The business of cosmeceuticals: Unplugged

November 9, 2016

Turning dermatologic knowledge into a successful, profitable part of a practice’s bottom line takes business know-how, according to Rancho Mirage, Calif., dermatologist Wendy E. Roberts, M.D, who presented at the 2016 ASDS annual meeting.

Wendy E. Roberts, MDDermatologists are the skin, hair and nail experts, so it makes sense that these providers guide consumers about cosmeceutical use. But turning that knowledge into a successful, profitable part of a practice’s bottom line takes business know-how, according to Rancho Mirage, Calif., dermatologist Wendy E. Roberts, M.D.

Ideally, the business of cosmeceuticals is a win-win for patients and dermatologists, with patients getting the best possible advice and dermatologists generating extra practice revenue, according to Dr. Roberts, who presented on the business of cosmeceuticals today at the 2016 American Society for Dermatologic Surgery (ASDS) annual meeting in New Orleans, as part of a larger panel discussion, “ASDS Unplugged – Straight Talk about Devices and More.”

Dr. Roberts’ top tips for dermatologists who want to dispense cosmeceuticals through their practices:

Don’t be afraid of the business. Surround yourself with staff members (maybe an aesthetician), who are willing and able to gather information about the best brand fits for your practice. Those partners in practice will then help educate and inspire the rest of the staff to market the products.

“When your staff feels comfortable with the cosmeceuticals, they’re more likely to sell them,” Dr. Roberts says. “That’s the first thing: empower yourself with information.”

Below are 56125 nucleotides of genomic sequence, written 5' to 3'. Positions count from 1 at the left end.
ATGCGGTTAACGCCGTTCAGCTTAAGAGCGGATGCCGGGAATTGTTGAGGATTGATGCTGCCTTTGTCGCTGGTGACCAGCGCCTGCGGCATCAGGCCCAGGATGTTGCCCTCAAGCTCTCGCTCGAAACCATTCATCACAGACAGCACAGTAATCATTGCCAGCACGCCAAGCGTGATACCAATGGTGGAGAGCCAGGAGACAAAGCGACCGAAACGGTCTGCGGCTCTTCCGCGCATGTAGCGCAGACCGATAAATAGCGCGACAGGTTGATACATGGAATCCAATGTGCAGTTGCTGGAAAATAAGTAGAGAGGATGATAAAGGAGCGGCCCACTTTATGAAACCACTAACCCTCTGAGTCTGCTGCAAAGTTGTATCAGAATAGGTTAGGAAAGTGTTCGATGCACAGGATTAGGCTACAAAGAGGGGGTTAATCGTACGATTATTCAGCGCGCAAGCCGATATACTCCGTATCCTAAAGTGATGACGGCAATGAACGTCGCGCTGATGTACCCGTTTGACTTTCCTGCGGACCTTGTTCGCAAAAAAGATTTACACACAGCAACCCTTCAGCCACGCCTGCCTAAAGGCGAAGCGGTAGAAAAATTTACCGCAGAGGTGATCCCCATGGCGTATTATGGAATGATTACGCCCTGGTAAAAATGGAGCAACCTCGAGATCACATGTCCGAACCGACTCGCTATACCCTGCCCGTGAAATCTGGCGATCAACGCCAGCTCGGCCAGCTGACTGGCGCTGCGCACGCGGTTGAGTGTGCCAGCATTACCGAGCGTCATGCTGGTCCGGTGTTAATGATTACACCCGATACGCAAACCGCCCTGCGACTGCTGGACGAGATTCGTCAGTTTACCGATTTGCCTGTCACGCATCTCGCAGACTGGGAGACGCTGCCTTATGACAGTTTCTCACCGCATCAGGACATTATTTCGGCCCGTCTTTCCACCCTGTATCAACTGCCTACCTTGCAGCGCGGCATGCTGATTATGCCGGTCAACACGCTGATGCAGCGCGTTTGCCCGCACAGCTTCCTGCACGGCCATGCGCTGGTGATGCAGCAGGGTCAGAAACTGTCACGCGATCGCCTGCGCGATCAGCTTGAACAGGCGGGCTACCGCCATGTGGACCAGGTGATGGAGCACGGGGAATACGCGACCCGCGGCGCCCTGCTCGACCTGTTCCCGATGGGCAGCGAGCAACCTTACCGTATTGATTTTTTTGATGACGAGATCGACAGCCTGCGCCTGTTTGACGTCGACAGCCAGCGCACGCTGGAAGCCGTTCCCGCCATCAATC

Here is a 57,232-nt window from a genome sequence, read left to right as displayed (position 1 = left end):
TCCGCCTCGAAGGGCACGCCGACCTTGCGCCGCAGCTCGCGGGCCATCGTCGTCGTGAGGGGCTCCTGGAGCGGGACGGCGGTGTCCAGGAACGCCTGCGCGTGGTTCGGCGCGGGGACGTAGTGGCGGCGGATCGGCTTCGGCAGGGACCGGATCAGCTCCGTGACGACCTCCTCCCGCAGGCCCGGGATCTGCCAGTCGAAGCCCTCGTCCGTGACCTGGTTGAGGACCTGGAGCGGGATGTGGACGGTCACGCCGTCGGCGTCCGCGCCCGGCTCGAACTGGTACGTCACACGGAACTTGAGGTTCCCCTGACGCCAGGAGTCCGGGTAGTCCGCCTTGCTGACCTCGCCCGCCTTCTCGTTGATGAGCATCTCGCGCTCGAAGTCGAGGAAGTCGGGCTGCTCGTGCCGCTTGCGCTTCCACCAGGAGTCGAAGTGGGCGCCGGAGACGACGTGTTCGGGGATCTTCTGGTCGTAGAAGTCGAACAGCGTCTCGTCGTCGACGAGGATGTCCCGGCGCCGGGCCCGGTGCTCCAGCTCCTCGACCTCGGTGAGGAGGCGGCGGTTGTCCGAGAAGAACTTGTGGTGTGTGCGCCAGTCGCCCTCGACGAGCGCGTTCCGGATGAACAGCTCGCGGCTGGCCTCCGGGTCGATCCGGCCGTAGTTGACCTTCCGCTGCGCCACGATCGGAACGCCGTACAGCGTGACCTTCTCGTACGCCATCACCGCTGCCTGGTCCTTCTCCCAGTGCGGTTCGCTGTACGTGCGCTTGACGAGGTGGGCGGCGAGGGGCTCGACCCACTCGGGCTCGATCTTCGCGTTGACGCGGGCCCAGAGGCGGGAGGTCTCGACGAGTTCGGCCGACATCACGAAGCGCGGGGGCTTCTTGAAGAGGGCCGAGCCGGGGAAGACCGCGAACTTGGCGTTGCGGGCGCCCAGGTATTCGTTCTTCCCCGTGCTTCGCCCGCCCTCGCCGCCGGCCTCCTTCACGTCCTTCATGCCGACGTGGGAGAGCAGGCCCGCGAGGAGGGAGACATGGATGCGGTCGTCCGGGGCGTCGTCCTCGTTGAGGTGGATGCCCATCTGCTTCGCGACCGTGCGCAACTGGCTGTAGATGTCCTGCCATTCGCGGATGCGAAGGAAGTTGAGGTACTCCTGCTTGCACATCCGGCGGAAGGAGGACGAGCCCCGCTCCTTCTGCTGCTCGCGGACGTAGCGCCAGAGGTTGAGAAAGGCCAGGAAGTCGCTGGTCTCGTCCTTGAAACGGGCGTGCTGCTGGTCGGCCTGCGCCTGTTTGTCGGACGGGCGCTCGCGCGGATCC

Tip two: Tap cosmeceutical brand salespeople for information about sales strategies that work at other practices, products that are “rock stars,” rather than duds and more.

The third tip--this is a big one, according to Dr. Roberts--bundle the cosmeceutical products you sell in the practice into your procedures.

“It’s amazing how you can increase revenue by bundling your cosmeceuticals in with procedures,” Dr. Roberts says.

In essence, dermatologists performing a laser procedure would bundle three or so companion products that enhance outcomes before or after laser procedures into the price.

“You give patients a great price [in the bundling], and, by doing that, you’re going to sell more cosmeceuticals, which leads to higher revenue, leads to better company relationships and, without even knowing it, you’re going to move through a lot of inventory,” Dr. Roberts says. “Even if that patient doesn’t repeat the procedure, he or she might continue to buy the product.”

One thing that Dr. Roberts says is a mistake is to carry a lot of product lines.

“More than likely you won’t sell them quickly. It’s better to carry fewer lines and have products that are home runs. I don’t sell anything that’s not a home run product,” Dr. Roberts says.

Disclosure: Dr. Roberts consults for and receives honoraria from Restorsea, MD Rejuvena, Sente and Skin Medica.